In an election year, identifying risks can prove to be a daunting task. What does enterprise risk management entail? Ezekiel Macharia, Chief Actuary – Kenbright Actuarial & Financial Services−puts this into perspective
Does the average Kenyan care about risk? Well, this is demonstrated in the popular and regular demand for land “shamba” in the hope of protecting themselves from future shocks and provide some form of financial security. In the business world, there are regular shocks, say yearly (Christmas consumer boom) or monthly (end month traffic jam) and those that occur after a long period, say five years −for instance general elections.
This is not a doom and gloom article, where we shout from the roof tops that businesses should secure for themselves sabotage, strikes and terrorism insurance(S & T cover).
We have approached this article from the perspective of an Actuary or risk consultant in which an election is a long-term cycle event that can affect your business positively, negatively or both. It is also an important time to talk about how we can use the brakes on our business (enterprise risk management) to make the business move faster in the road of financial prosperity, shareholder profits and economic expansion.
Managing risk is about looking at the upside & downside of shocks affecting your business and deciding on four actions;
(3) Transfer/Insure or
Using these basic principles, a CEO of a large corporate or a section head in a small and medium enterprise (SME) (the backbone of our economy) can be able be effective in responding to risks that are affecting your businesses.
How well you manage the shocks affecting your business through an appropriate risk framework will determine the level of risk maturity of your organization. In the world of risk, are you on the defence – parking the bus at the goal post (reducing losses & focusing on controls)? or are you scoring goals (performance optimization with integration of risk management in decision making)?
Nevertheless, before you respond to shocks / risk, it is important that you identify them. Know Thy Enemy.
In an election year, identifying risks can be a daunting task due to the uncertainty in knowing the future outcome. It may range from legal risk (good or bad future laws affecting your business), credit risk (when your customers / suppliers are unable to pay you on time due to a market recession), market risk (assets you own moving up or down – these include property, shares at the Nairobi Stock Exchange (NSE), government bill/bonds, county government bonds, company bonds or exchange traded funds – ETFs), currency risk (the shilling in your pocket not being able to by much for those in the manufacturing business and need to import inputs), strategic risk (where your strategy is wrong for business in the new post-election environment), people risk (politically charged employees not working in harmony; industrial unrest), emerging risks (climate change causes the perennial Kenyan drought to be unpredictable)and many other types of risks.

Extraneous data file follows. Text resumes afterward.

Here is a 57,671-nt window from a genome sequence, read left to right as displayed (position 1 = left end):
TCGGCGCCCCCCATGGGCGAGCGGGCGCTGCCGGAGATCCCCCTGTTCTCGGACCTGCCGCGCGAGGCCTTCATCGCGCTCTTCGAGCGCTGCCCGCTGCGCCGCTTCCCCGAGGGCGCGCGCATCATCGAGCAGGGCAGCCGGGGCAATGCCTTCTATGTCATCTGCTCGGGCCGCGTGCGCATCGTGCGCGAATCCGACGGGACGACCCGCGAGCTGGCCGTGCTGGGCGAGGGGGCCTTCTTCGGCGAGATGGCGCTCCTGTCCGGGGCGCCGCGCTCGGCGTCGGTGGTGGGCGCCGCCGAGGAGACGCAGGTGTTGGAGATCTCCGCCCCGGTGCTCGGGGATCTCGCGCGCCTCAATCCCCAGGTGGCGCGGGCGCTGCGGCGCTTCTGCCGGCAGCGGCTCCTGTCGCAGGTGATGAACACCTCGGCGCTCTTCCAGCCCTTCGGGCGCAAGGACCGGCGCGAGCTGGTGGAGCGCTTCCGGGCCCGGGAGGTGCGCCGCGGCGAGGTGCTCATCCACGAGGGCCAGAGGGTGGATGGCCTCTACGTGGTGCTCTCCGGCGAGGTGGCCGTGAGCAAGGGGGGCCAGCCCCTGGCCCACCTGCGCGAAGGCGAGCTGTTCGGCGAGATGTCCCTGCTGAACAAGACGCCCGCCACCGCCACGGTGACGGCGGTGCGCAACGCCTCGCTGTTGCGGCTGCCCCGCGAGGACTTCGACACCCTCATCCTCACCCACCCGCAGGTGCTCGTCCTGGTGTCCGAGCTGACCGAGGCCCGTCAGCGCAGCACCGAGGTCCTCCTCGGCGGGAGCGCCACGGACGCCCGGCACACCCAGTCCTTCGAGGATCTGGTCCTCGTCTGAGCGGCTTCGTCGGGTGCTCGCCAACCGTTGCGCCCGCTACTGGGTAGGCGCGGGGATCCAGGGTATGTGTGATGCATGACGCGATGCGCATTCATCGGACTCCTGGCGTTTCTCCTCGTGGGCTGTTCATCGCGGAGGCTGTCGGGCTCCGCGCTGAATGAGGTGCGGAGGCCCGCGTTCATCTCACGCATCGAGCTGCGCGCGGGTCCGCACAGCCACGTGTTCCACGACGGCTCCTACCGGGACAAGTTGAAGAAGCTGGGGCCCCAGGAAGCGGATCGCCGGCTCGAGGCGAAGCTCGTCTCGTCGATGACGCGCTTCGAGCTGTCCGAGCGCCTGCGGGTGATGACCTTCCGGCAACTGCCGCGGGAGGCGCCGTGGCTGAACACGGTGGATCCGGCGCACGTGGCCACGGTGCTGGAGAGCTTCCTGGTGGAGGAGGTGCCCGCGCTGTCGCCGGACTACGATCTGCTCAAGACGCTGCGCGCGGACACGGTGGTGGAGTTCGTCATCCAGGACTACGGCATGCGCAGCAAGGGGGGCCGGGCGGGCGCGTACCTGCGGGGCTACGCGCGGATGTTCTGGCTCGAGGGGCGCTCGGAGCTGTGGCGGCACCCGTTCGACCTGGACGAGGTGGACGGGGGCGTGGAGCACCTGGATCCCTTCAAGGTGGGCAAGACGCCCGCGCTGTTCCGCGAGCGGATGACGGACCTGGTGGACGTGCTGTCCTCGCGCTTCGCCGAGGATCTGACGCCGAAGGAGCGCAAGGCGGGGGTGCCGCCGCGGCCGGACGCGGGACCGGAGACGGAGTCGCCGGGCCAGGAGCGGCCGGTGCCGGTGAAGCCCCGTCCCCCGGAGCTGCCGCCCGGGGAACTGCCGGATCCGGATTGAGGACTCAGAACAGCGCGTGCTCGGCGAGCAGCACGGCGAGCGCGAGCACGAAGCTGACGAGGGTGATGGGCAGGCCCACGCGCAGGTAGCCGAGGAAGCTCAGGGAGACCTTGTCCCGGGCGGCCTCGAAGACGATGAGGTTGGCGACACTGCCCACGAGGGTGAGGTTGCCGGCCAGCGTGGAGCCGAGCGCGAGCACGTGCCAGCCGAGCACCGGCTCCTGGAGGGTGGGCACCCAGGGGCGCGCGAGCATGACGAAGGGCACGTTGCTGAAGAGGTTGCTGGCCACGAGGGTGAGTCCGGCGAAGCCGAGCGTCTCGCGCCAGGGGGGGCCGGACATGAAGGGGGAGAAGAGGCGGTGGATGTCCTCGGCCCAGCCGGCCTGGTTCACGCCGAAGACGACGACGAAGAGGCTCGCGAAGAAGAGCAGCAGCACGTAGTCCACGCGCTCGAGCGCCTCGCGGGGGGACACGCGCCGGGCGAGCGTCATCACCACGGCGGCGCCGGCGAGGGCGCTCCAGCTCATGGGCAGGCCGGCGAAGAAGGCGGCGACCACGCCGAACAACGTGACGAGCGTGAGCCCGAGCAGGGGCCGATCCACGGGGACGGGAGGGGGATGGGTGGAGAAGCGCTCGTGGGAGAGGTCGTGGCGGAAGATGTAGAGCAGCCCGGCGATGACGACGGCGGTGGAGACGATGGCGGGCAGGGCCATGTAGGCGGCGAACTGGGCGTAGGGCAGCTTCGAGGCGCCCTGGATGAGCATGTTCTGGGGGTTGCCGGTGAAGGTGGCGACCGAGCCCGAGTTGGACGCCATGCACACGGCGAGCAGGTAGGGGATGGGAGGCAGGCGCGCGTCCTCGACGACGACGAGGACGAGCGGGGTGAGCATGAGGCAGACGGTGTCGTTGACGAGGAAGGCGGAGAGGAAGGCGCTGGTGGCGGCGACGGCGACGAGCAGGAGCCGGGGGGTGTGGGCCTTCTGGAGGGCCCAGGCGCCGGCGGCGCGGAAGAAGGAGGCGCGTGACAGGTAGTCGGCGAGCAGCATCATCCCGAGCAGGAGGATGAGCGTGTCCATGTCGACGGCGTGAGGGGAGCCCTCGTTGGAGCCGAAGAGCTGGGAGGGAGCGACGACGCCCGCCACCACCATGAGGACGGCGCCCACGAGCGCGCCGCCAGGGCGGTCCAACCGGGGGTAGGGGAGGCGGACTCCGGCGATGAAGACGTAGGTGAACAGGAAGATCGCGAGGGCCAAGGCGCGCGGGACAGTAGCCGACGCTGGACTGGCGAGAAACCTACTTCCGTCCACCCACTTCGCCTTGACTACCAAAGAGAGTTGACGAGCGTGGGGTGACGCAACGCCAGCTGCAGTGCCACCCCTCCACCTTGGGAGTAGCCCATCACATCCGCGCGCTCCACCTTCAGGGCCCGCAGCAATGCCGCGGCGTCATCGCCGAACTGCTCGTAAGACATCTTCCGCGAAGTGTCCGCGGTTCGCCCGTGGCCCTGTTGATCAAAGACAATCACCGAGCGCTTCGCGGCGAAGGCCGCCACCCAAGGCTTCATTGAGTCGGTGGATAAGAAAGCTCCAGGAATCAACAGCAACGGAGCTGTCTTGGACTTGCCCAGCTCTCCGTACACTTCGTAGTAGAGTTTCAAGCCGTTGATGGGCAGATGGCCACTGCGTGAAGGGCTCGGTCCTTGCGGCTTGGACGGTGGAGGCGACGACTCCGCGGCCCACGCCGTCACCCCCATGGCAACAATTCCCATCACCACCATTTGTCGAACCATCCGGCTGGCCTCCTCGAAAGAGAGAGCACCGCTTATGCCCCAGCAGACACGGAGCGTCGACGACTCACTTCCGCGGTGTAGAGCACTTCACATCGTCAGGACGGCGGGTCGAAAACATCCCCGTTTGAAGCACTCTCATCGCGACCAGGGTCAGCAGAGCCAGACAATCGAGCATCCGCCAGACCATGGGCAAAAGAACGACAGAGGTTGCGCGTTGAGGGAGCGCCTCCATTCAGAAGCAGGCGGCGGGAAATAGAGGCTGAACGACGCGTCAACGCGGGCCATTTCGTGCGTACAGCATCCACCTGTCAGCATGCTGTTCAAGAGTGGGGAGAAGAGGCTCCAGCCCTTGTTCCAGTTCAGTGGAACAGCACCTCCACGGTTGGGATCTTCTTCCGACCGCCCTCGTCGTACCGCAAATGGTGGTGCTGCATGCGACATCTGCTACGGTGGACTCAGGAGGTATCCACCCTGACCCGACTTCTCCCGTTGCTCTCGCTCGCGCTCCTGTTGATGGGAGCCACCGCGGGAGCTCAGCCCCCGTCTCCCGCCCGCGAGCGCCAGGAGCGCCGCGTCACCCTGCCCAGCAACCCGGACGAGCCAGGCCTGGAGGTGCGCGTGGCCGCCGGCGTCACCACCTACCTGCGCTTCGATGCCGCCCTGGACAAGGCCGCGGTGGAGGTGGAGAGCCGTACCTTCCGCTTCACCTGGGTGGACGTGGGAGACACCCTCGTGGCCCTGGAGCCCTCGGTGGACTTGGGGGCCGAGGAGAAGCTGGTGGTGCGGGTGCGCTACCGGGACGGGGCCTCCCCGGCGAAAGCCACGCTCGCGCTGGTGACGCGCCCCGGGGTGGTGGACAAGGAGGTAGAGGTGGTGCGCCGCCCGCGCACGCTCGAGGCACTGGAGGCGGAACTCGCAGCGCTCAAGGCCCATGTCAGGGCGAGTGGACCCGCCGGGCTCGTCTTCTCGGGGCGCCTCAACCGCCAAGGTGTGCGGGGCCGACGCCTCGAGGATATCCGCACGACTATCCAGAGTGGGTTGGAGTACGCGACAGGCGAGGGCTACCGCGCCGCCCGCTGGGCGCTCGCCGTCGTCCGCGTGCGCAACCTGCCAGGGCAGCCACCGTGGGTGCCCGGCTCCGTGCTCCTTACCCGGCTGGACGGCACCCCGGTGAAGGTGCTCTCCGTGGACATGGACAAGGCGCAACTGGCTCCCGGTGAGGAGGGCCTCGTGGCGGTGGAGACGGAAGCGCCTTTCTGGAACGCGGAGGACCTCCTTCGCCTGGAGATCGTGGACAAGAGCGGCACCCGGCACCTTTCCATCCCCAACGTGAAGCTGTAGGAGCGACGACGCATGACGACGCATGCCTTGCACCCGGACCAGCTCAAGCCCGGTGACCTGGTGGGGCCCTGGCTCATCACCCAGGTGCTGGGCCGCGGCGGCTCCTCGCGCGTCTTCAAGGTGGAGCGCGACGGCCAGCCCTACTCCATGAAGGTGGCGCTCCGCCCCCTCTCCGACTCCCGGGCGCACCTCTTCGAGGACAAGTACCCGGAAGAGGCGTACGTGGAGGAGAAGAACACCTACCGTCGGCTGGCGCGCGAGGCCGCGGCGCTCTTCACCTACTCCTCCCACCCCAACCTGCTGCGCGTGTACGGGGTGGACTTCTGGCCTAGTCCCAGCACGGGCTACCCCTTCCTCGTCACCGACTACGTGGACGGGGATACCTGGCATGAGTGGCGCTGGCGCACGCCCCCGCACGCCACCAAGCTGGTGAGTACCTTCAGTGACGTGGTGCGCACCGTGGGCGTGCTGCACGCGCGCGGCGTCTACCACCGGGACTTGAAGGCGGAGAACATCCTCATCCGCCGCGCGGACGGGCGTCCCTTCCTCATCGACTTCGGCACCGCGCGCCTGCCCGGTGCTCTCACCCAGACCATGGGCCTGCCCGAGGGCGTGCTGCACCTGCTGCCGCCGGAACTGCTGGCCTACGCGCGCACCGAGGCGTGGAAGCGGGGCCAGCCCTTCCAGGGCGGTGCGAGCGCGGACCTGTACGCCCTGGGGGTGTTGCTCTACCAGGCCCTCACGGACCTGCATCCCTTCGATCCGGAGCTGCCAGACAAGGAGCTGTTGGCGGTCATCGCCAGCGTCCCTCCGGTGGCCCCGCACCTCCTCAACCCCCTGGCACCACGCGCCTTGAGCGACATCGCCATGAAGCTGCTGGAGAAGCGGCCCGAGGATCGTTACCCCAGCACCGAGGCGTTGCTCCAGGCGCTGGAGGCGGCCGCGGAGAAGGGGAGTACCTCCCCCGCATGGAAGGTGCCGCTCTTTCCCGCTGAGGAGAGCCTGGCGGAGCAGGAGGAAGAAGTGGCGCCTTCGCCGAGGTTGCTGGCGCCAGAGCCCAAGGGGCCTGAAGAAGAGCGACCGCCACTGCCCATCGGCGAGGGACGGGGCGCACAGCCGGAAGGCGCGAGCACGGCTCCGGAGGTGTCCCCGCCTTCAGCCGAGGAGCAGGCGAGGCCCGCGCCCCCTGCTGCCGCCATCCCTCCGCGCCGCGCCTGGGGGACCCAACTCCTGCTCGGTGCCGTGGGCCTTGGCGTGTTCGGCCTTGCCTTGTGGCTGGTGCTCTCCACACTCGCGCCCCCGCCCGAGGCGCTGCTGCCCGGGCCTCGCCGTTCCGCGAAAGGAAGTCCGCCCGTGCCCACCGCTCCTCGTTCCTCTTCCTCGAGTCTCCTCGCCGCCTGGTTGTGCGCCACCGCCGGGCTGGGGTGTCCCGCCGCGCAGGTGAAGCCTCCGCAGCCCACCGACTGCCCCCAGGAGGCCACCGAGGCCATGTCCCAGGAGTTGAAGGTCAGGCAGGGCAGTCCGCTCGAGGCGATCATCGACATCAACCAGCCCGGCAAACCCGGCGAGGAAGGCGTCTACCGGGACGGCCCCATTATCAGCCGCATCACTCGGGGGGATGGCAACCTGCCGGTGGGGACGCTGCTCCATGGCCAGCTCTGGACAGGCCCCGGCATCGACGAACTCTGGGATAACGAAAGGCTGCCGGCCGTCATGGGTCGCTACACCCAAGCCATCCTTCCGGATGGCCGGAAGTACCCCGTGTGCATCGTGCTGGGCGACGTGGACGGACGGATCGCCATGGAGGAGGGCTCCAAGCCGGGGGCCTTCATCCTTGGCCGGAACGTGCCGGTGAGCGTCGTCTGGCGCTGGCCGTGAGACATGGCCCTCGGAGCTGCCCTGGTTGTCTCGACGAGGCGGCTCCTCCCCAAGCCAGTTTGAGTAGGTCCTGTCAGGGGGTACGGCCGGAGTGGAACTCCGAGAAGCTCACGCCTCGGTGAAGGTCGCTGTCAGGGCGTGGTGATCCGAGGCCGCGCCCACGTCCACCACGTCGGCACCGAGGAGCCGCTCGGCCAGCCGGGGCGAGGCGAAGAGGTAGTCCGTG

There are many risks identification techniques which include brainstorming, independent group analysis, surveys, Delphi technique, gap analysis, interviews and working groups. As you undertake these techniques, you can also use tools to help yourself identity the possible shocks that will hit your business, with tools such as checklists, process analysis, SWOT (Strength, Weakness, Opportunity &Threats), PESTEL (Political, Economic, Social, Technology, Environment & Legal)and case studies, you can have a good starter kit towards risk identification.
For example, is your business ready to take advantage of opportunities that occur during an election cycle? These include changes in the governing party’s manifesto – for example changing focus and tax incentives from high income housing to low income housing can affect your customer base and hence affect your revenues for businesses in construction industry.
Upside risk include companies in the helicopter business getting more revenue – are the choppers enough and where will you keep them during periods of excess capacity.
When identifying risks, it is critical that the process is approached in a structured manner and that the risks are agreed by a majority of members in the organization (risk identification should not be the crusade of a lone ranger) and someone in the organization is held responsible for the risk (your risk champions). After successfully undertaking this risk identification activity, creating a risk register is appropriate with which the staff will update regularly, say every three months.
Another important element to note is that you will need someone to measure and analyse the risk. Actuaries do come in when the risk is complex and long-term but a regular business and especially SMEs may get away with basic rules like high impact, medium impact and low impact. I have seen risk reports with traffic lights which may help in the communication of the risks that the company may face.
Finally, regular monitoring of the risks that have been identified, measured, analysed and managed is very important to make sure that your risk management process is not a black box and that it is effective and relevant to your market beyond the election period. As humans, we normally react during a crisis and our hope is that some institutions will react to the election with implementation of enterprise risk management which will go a long way in making them agile and more competitive in the ever changing global economy.
Ezekiel is the Chief Actuary – Kenbright Actuarial & Financial Services (firstname.lastname@example.org)